February 22, 2021
If you don’t think there’s a bubble brewing in the stock market, look no further than Tesla.
The electric car maker’s stock opened 2020’s first trading day at a split-adjusted $89.40 per share. It closed on the last trading day of 2020 at $705.67 per share, an eight-fold increase. At the time, the company had yet to log a profitable year, and only recently did so.
It’s as if the stock market were predicting a quick end to the internal combustion engine and a mandate for everyone to drive electric vehicles, specifically a Tesla.
How else can you explain why Tesla’s market capitalization (around $830 billion) is currently greater than the world’s next 10 most valuable automotive companies combined? That means Telsa is more valuable than all of Toyota, Volkswagen, Daimler, GM, BMW, Hyundai, Ferrari, Honda, Fiat, and Ford. The total market cap of those 10 companies is $737 billion.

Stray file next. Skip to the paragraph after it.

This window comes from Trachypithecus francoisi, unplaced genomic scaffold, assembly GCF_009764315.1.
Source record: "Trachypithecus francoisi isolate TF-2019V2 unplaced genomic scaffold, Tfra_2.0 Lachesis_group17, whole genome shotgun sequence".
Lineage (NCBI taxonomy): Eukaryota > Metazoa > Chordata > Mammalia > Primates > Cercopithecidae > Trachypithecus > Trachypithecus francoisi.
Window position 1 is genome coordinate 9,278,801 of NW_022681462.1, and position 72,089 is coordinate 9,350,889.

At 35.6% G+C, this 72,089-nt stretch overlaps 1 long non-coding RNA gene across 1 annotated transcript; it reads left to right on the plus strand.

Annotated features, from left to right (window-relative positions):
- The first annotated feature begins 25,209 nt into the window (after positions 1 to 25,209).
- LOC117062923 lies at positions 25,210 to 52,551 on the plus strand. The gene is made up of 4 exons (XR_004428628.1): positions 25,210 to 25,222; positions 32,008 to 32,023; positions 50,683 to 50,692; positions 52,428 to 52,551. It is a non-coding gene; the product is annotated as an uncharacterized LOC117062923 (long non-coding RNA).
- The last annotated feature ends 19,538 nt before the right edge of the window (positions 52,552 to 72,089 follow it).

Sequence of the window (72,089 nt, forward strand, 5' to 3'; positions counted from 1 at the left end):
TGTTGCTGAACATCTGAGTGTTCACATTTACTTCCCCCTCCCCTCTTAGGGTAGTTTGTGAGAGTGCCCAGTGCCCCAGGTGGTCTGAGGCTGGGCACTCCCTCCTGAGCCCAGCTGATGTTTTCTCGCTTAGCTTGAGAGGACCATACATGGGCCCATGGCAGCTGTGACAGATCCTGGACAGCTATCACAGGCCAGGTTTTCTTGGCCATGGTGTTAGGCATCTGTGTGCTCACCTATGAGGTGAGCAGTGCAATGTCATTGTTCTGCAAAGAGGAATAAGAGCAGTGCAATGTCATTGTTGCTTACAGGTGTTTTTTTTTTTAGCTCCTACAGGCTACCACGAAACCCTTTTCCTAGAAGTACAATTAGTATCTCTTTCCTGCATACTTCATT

Do investors really believe there will soon be more Tesla models on the road than all those other companies put together?
Toyota alone sold 17 times more cars through November 2020 than Tesla did all year. Also, Tesla lost $862 million last year while Toyota made $13 billion. Toyota’s stock trades for 9 times earnings and pays a dividend yield of 2.7 percent, which is more than 2.5 times the current yield on the 10-year Treasury note.
Yet, the valuations are what they are.
This is the kind of wild, speculative, behavior you see at the end of a bull market.